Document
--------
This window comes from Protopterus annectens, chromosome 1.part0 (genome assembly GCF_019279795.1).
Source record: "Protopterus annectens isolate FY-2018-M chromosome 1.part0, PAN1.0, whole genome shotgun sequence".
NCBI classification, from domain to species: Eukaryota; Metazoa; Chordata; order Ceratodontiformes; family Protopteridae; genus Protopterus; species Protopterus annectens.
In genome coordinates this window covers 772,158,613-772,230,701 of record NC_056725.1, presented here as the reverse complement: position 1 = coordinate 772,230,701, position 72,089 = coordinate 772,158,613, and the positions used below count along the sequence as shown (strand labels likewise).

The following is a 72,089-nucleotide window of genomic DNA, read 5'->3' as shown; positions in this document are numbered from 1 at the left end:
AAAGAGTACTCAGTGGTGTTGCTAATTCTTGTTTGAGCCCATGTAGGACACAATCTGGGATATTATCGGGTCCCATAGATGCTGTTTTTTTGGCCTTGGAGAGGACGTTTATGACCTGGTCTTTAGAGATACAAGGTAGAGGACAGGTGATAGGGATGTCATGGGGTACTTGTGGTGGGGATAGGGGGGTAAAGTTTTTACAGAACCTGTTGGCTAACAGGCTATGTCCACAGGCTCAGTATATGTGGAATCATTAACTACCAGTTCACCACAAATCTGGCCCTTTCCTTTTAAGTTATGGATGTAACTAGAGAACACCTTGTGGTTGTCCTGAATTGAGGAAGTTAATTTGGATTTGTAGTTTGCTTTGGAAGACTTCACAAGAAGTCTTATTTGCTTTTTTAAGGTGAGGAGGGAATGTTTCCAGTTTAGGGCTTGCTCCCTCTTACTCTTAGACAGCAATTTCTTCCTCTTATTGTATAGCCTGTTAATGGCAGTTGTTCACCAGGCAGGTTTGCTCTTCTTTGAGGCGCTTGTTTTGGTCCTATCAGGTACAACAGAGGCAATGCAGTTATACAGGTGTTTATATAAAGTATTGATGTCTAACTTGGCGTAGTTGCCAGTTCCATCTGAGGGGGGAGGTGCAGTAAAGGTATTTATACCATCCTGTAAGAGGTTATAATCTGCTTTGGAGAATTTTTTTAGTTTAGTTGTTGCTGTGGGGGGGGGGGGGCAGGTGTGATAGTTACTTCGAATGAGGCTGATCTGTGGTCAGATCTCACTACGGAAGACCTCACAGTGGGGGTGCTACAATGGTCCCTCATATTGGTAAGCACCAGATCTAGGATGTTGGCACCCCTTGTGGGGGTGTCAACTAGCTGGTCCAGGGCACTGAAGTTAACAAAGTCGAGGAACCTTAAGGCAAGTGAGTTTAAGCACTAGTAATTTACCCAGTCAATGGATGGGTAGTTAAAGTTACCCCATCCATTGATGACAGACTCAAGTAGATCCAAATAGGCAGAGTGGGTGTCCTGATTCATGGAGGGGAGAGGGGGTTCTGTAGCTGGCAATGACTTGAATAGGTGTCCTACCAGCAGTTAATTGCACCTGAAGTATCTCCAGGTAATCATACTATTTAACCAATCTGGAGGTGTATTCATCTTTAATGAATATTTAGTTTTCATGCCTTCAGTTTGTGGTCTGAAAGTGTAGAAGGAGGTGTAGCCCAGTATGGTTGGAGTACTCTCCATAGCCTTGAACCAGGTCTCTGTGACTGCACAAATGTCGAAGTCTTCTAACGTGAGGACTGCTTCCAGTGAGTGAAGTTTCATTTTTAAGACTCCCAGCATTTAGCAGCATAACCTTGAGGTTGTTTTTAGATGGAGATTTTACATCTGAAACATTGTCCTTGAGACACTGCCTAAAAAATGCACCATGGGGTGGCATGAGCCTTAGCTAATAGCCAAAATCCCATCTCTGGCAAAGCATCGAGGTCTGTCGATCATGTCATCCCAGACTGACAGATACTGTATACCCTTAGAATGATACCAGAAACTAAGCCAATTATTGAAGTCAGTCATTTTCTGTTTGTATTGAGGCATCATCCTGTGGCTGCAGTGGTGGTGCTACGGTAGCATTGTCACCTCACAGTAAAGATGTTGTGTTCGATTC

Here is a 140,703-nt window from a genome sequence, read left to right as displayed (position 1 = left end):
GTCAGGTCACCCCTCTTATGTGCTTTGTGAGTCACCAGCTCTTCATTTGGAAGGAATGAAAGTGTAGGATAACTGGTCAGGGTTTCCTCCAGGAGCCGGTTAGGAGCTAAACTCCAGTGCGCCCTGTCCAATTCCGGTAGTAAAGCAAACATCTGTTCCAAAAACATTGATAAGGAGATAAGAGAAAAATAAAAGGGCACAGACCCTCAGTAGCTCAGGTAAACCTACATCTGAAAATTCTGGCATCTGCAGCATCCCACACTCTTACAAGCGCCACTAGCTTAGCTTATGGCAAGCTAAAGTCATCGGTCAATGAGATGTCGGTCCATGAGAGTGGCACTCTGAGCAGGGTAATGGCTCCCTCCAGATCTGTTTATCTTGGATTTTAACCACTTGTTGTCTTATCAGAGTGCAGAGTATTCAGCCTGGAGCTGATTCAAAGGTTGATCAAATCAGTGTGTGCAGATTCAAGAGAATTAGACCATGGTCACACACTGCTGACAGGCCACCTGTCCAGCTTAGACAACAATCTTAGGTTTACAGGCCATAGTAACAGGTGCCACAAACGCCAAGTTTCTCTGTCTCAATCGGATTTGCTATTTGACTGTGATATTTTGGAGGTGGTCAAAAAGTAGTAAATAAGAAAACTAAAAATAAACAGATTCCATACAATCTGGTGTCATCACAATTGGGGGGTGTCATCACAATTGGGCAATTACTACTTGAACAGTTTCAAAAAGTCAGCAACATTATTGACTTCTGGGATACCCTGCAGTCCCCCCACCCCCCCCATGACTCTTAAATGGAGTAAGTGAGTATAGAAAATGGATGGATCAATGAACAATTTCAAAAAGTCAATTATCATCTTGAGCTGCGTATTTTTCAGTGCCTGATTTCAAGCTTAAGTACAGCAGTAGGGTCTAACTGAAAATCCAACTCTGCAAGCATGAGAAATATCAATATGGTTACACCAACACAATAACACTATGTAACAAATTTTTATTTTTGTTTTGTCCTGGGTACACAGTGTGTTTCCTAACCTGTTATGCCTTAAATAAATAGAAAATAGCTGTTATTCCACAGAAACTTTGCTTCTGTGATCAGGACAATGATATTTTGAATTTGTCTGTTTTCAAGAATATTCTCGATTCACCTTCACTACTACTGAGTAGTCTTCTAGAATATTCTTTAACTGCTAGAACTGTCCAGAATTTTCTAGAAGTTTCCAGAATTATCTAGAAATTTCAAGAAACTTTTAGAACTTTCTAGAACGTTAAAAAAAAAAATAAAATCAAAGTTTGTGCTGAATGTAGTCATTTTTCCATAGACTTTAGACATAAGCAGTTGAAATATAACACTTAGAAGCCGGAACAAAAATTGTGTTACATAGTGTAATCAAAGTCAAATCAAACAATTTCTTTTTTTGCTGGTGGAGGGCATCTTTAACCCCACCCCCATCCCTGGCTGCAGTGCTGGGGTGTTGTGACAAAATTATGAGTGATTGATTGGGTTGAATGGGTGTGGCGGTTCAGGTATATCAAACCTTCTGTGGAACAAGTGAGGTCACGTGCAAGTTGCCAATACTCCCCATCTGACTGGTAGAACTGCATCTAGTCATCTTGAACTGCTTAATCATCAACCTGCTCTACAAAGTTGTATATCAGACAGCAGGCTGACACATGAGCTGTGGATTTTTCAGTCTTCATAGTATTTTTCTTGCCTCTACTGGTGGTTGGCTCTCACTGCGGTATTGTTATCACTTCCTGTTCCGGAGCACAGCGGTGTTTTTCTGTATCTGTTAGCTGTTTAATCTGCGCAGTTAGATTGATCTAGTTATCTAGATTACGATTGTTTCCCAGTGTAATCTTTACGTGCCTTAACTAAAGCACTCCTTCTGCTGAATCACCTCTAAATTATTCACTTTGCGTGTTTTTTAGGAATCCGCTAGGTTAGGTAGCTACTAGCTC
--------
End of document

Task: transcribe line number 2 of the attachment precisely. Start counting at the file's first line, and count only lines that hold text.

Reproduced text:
Source record: "Protopterus annectens isolate FY-2018-M chromosome 1.part0, PAN1.0, whole genome shotgun sequence".